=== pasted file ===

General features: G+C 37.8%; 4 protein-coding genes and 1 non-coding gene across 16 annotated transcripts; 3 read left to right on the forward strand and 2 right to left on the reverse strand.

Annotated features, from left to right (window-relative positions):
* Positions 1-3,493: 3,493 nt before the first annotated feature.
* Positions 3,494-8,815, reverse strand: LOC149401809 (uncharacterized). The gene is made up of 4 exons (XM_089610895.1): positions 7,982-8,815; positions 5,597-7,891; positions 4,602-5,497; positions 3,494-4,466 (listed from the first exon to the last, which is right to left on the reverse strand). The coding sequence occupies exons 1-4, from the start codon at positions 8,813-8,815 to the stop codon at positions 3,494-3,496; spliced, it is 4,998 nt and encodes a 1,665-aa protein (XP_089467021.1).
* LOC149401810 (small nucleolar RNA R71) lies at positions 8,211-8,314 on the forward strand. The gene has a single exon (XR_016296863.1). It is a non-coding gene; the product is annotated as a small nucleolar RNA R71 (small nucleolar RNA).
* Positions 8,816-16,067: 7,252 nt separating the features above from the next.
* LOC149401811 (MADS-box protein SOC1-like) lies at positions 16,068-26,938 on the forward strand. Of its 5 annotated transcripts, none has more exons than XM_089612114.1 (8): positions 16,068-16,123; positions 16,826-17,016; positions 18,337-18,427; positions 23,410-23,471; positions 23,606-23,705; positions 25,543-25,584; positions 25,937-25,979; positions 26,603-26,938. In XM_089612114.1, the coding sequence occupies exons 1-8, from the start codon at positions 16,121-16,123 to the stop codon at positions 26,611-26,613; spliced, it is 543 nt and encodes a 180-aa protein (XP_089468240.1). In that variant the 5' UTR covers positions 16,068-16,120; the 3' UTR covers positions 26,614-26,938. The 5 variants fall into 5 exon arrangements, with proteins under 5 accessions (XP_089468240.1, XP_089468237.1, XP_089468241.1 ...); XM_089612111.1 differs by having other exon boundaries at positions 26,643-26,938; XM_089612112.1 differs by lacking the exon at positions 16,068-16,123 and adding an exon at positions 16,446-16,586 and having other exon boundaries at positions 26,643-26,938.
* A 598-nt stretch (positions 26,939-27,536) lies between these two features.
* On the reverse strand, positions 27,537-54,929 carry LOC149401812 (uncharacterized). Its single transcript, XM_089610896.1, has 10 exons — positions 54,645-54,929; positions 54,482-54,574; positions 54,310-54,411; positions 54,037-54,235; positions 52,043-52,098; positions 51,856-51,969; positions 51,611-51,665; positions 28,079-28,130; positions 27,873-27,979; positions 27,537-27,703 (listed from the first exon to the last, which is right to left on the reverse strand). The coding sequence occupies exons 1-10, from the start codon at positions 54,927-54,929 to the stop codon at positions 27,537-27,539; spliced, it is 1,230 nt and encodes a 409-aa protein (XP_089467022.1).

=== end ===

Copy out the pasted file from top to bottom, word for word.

General features: G+C 37.8%; 4 protein-coding genes and 1 non-coding gene across 16 annotated transcripts; 3 read left to right on the forward strand and 2 right to left on the reverse strand.

Annotated features, from left to right (window-relative positions):
* Positions 1-3,493: 3,493 nt before the first annotated feature.
* Positions 3,494-8,815, reverse strand: LOC149401809 (uncharacterized). The gene is made up of 4 exons (XM_089610895.1): positions 7,982-8,815; positions 5,597-7,891; positions 4,602-5,497; positions 3,494-4,466 (listed from the first exon to the last, which is right to left on the reverse strand). The coding sequence occupies exons 1-4, from the start codon at positions 8,813-8,815 to the stop codon at positions 3,494-3,496; spliced, it is 4,998 nt and encodes a 1,665-aa protein (XP_089467021.1).
* LOC149401810 (small nucleolar RNA R71) lies at positions 8,211-8,314 on the forward strand. The gene has a single exon (XR_016296863.1). It is a non-coding gene; the product is annotated as a small nucleolar RNA R71 (small nucleolar RNA).
* Positions 8,816-16,067: 7,252 nt separating the features above from the next.
* LOC149401811 (MADS-box protein SOC1-like) lies at positions 16,068-26,938 on the forward strand. Of its 5 annotated transcripts, none has more exons than XM_089612114.1 (8): positions 16,068-16,123; positions 16,826-17,016; positions 18,337-18,427; positions 23,410-23,471; positions 23,606-23,705; positions 25,543-25,584; positions 25,937-25,979; positions 26,603-26,938. In XM_089612114.1, the coding sequence occupies exons 1-8, from the start codon at positions 16,121-16,123 to the stop codon at positions 26,611-26,613; spliced, it is 543 nt and encodes a 180-aa protein (XP_089468240.1). In that variant the 5' UTR covers positions 16,068-16,120; the 3' UTR covers positions 26,614-26,938. The 5 variants fall into 5 exon arrangements, with proteins under 5 accessions (XP_089468240.1, XP_089468237.1, XP_089468241.1 ...); XM_089612111.1 differs by having other exon boundaries at positions 26,643-26,938; XM_089612112.1 differs by lacking the exon at positions 16,068-16,123 and adding an exon at positions 16,446-16,586 and having other exon boundaries at positions 26,643-26,938.
* A 598-nt stretch (positions 26,939-27,536) lies between these two features.
* On the reverse strand, positions 27,537-54,929 carry LOC149401812 (uncharacterized). Its single transcript, XM_089610896.1, has 10 exons — positions 54,645-54,929; positions 54,482-54,574; positions 54,310-54,411; positions 54,037-54,235; positions 52,043-52,098; positions 51,856-51,969; positions 51,611-51,665; positions 28,079-28,130; positions 27,873-27,979; positions 27,537-27,703 (listed from the first exon to the last, which is right to left on the reverse strand). The coding sequence occupies exons 1-10, from the start codon at positions 54,927-54,929 to the stop codon at positions 27,537-27,539; spliced, it is 1,230 nt and encodes a 409-aa protein (XP_089467022.1).